I'm writing from our place in snowy Riverdale, Alberta, with a couple Indoorables announcements! First off, we're broadcasting again tomorrow, Saturday, November 21 at 4:30pm Mountain Time, which makes 6:30 in New York, 11:30pm in London, 7:30am Sunday in Taipei, 10:30am Sunday in Canberra, and half past noon on Sunday in Wellington. Those last three countries, incidentally, have covid case counts in the single digits (Taiwan had 2 new cases yesterday, Australia had 7, and New Zealand 2, compared to Canada's 4645, the USA's 187,428, and the UK's 22,915), and in the last two of them it's actually springtime(!), so I'll certainly understand if folks there have better things to do than look at a computer screen. But nevertheless, we hope to bring a little joy, hope, and heart to whoever tunes in, wherever you in the world you are. You can join us on my Facebook fan page and start a watch party if you're so inclined, or you can tune in on my YouTube channel through this link. We'll be able to see the comments from both feeds on Streamyard, but as far as I can tell, YouTube's got the best-quality stream. Kindly click "subscribe" while you're there; I hope to do more with that channel as time goes on.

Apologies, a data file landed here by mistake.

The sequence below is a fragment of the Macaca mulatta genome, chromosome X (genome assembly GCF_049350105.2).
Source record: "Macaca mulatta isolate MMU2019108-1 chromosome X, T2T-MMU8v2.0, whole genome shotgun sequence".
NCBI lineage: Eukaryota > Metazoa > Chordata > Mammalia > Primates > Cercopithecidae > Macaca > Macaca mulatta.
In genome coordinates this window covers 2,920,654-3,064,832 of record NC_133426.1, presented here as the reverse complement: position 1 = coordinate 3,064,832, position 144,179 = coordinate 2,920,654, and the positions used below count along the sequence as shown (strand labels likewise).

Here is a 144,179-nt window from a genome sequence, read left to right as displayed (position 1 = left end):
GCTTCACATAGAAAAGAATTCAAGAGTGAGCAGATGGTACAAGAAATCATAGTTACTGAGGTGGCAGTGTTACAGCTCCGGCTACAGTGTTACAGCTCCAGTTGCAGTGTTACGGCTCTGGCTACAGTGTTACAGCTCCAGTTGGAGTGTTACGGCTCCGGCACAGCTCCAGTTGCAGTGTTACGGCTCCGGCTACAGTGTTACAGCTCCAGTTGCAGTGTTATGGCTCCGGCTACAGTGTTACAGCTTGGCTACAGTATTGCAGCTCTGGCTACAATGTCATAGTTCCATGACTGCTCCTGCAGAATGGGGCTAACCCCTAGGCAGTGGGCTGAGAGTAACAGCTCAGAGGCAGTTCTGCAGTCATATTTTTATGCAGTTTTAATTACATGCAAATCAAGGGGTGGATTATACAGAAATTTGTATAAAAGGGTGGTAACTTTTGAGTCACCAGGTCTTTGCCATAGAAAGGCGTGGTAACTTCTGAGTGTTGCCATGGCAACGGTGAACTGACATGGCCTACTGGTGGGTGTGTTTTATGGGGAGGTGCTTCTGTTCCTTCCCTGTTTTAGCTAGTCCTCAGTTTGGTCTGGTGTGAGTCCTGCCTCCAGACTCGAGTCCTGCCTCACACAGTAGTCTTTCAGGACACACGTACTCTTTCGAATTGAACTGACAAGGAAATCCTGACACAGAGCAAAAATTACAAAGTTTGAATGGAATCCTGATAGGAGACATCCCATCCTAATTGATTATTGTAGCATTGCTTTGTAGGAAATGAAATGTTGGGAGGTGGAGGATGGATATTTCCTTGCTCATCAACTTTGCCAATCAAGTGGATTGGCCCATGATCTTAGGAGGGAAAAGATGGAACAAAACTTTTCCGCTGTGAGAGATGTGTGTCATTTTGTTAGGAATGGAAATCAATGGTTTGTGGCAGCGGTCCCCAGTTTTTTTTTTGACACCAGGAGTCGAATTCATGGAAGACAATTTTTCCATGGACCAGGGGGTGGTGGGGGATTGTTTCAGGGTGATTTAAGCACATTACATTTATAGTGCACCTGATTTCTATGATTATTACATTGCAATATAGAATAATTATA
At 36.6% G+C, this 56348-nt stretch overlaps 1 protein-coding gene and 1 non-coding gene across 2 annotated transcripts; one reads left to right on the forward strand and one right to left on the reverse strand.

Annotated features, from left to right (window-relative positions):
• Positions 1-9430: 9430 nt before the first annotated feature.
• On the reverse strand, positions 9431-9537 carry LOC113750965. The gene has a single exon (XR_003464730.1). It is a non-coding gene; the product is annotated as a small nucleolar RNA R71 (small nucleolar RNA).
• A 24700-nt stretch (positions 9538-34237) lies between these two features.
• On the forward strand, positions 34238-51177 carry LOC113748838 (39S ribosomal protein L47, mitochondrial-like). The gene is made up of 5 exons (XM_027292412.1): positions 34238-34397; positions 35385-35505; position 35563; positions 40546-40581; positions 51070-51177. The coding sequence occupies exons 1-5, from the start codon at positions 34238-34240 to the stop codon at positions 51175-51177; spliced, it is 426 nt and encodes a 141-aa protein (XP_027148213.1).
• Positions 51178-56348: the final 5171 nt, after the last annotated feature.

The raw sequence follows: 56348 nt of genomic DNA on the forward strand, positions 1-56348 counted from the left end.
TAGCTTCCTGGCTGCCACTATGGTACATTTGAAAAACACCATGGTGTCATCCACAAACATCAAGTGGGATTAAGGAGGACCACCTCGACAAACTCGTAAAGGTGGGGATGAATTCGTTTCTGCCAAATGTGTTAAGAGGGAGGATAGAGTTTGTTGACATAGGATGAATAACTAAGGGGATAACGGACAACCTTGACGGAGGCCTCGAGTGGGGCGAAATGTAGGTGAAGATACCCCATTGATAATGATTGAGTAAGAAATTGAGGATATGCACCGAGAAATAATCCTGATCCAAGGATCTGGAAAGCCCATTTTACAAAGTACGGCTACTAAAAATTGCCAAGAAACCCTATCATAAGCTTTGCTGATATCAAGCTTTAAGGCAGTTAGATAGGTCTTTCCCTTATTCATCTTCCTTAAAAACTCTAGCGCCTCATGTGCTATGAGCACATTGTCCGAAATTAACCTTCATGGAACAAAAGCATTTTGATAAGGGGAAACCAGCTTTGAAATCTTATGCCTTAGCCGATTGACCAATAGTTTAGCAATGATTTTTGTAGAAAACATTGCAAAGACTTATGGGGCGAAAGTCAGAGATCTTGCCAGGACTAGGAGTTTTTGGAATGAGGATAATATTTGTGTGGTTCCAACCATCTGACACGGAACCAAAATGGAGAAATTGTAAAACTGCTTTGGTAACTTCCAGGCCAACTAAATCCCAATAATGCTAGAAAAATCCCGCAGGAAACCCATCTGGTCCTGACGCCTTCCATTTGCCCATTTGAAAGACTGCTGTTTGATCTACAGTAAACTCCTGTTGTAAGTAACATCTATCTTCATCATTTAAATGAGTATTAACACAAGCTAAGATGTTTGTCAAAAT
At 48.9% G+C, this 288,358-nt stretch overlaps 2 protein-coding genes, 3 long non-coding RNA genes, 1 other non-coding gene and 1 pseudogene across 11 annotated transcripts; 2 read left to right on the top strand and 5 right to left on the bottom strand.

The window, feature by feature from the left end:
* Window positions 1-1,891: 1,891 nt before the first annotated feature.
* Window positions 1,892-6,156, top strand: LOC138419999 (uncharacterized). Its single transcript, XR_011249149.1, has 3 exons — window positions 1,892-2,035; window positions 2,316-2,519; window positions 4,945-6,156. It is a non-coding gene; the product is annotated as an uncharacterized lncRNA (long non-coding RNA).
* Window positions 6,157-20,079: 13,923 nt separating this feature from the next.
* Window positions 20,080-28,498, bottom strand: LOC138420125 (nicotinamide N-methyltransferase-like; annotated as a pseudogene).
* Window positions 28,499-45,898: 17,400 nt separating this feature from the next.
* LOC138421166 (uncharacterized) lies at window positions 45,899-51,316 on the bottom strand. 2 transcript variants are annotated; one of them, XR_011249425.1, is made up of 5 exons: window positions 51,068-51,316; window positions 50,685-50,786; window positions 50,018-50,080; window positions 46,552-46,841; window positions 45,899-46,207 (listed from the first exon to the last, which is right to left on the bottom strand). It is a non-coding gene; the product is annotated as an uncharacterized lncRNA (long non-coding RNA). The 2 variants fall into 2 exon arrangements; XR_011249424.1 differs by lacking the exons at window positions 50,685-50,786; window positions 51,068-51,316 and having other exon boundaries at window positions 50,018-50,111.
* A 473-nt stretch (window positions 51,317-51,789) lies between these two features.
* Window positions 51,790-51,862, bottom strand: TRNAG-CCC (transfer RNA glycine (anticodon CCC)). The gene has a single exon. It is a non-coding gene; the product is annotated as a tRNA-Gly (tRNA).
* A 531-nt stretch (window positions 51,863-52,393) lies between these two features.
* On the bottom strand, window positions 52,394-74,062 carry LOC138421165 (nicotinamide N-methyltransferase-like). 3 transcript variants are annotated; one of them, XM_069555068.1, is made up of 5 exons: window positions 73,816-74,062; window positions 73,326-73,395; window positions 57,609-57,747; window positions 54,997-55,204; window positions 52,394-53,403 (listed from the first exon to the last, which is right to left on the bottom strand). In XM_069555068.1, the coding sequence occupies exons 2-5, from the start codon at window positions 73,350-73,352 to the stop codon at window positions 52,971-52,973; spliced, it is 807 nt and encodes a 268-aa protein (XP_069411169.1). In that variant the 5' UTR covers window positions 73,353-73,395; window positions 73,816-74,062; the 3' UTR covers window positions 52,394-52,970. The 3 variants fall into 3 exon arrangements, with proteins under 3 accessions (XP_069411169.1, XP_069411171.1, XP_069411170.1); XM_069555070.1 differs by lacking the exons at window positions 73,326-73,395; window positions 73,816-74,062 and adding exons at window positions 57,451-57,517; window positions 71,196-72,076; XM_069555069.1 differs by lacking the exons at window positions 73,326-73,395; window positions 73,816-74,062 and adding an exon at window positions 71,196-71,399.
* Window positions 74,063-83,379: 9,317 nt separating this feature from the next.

This show's being co-presented by the Golden Link Folk Singing Society out of Rochester, New York, and we'll be using a platform called Streamyard which'll let us bring in some special guests including Golden Link's concert Concert Co-ordinator Janice Hanson; Edmonton singer, songwriter, actor and ethnomusicologist Dana Wylie; and our neighbourhood bike repairman J, as a living, breathing, archetypal example of a Real Canadian for our friends from afar. Oh yeah, and we'll be premiering my first foray into cinematography!!! I assure you, it's five minutes of silly glory that your life will be incomplete without.
After the show, the Golden Link folks are hosting a Zoom hang which everyone's welcome at! It's kinda like we'll leave the stage, then come around and meet you in the lobby. That'll get going after the show, around 5:30 our time (7:30 in Rochester), right here.